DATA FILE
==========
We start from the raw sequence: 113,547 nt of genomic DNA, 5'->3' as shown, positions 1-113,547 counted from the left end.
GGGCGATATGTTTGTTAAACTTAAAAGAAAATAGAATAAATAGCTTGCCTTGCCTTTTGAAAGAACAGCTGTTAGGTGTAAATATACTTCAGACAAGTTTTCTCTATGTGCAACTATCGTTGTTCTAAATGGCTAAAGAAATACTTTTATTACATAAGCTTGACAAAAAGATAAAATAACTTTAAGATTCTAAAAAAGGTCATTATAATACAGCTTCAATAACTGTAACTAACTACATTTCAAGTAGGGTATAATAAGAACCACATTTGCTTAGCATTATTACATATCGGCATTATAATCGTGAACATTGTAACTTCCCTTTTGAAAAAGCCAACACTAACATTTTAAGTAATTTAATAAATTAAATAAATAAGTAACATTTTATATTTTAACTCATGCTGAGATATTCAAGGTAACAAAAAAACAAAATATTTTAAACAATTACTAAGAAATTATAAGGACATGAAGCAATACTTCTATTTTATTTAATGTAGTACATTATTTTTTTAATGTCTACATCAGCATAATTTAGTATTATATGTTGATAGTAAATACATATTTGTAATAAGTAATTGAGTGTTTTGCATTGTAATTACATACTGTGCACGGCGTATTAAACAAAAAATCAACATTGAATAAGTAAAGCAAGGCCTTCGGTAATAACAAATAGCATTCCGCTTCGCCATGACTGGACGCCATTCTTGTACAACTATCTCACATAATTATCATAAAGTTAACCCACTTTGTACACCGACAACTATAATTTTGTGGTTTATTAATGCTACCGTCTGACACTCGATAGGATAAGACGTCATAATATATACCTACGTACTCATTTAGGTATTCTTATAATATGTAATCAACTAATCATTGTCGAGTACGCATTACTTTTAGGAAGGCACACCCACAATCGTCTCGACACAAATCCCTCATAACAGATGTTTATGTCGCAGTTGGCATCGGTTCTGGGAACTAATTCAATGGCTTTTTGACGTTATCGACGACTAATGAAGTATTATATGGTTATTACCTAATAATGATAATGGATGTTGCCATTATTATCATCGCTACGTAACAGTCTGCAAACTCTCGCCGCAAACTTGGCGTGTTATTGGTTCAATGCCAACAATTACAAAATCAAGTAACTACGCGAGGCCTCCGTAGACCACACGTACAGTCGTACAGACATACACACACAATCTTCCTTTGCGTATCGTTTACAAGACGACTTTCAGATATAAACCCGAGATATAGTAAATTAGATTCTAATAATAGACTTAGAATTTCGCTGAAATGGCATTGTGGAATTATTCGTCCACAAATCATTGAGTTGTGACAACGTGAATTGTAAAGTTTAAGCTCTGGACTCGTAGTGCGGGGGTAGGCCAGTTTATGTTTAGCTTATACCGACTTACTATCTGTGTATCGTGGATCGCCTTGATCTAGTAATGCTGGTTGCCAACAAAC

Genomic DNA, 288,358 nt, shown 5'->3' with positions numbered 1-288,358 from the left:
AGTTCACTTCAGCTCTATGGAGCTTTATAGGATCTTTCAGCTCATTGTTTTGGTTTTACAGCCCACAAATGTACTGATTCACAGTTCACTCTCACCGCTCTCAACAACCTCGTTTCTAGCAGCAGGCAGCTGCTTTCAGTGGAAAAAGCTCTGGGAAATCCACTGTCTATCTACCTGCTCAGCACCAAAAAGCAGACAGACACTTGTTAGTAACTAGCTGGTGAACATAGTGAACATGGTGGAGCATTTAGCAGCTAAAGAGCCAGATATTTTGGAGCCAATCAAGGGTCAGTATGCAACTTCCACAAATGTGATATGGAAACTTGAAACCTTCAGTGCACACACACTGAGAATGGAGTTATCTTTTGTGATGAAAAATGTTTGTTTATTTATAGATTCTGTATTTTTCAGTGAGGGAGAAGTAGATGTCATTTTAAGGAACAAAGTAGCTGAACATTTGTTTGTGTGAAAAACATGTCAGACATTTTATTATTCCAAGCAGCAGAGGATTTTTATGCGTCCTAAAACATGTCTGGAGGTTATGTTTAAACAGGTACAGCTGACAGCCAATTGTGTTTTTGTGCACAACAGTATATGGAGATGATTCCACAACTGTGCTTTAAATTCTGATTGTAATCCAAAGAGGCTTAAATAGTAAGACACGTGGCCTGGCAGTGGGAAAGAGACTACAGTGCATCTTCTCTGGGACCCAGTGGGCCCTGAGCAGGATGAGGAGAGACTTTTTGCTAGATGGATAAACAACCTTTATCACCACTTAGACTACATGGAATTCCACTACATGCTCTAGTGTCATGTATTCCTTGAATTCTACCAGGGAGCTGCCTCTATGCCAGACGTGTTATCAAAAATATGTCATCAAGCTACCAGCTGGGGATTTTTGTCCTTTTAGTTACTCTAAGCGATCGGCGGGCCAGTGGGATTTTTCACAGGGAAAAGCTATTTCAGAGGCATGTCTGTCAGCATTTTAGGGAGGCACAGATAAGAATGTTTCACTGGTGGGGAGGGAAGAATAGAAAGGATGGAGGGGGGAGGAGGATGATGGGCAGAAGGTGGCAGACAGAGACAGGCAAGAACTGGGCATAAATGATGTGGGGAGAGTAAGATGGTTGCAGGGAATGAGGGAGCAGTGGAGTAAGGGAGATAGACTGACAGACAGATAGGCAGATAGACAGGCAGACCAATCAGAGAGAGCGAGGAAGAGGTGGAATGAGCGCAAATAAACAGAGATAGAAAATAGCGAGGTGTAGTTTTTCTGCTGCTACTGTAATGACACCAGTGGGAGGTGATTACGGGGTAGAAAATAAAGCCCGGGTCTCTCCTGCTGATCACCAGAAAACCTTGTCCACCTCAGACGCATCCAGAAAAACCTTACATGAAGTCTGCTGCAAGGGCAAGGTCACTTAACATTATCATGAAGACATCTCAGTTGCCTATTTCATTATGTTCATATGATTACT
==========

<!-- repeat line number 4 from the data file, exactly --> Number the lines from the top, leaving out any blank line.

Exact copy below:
AGTTCACTTCAGCTCTATGGAGCTTTATAGGATCTTTCAGCTCATTGTTTTGGTTTTACAGCCCACAAATGTACTGATTCACAGTTCACTCTCACCGCTCTCAACAACCTCGTTTCTAGCAGCAGGCAGCTGCTTTCAGTGGAAAAAGCTCTGGGAAATCCACTGTCTATCTACCTGCTCAGCACCAAAAAGCAGACAGACACTTGTTAGTAACTAGCTGGTGAACATAGTGAACATGGTGGAGCATTTAGCAGCTAAAGAGCCAGATATTTTGGAGCCAATCAAGGGTCAGTATGCAACTTCCACAAATGTGATATGGAAACTTGAAACCTTCAGTGCACACACACTGAGAATGGAGTTATCTTTTGTGATGAAAAATGTTTGTTTATTTATAGATTCTGTATTTTTCAGTGAGGGAGAAGTAGATGTCATTTTAAGGAACAAAGTAGCTGAACATTTGTTTGTGTGAAAAACATGTCAGACATTTTATTATTCCAAGCAGCAGAGGATTTTTATGCGTCCTAAAACATGTCTGGAGGTTATGTTTAAACAGGTACAGCTGACAGCCAATTGTGTTTTTGTGCACAACAGTATATGGAGATGATTCCACAACTGTGCTTTAAATTCTGATTGTAATCCAAAGAGGCTTAAATAGTAAGACACGTGGCCTGGCAGTGGGAAAGAGACTACAGTGCATCTTCTCTGGGACCCAGTGGGCCCTGAGCAGGATGAGGAGAGACTTTTTGCTAGATGGATAAACAACCTTTATCACCACTTAGACTACATGGAATTCCACTACATGCTCTAGTGTCATGTATTCCTTGAATTCTACCAGGGAGCTGCCTCTATGCCAGACGTGTTATCAAAAATATGTCATCAAGCTACCAGCTGGGGATTTTTGTCCTTTTAGTTACTCTAAGCGATCGGCGGGCCAGTGGGATTTTTCACAGGGAAAAGCTATTTCAGAGGCATGTCTGTCAGCATTTTAGGGAGGCACAGATAAGAATGTTTCACTGGTGGGGAGGGAAGAATAGAAAGGATGGAGGGGGGAGGAGGATGATGGGCAGAAGGTGGCAGACAGAGACAGGCAAGAACTGGGCATAAATGATGTGGGGAGAGTAAGATGGTTGCAGGGAATGAGGGAGCAGTGGAGTAAGGGAGATAGACTGACAGACAGATAGGCAGATAGACAGGCAGACCAATCAGAGAGAGCGAGGAAGAGGTGGAATGAGCGCAAATAAACAGAGATAGAAAATAGCGAGGTGTAGTTTTTCTGCTGCTACTGTAATGACACCAGTGGGAGGTGATTACGGGGTAGAAAATAAAGCCCGGGTCTCTCCTGCTGATCACCAGAAAACCTTGTCCACCTCAGACGCATCCAGAAAAACCTTACATGAAGTCTGCTGCAAGGGCAAGGTCACTTAACATTATCATGAAGACATCTCAGTTGCCTATTTCATTATGTTCATATGATTACT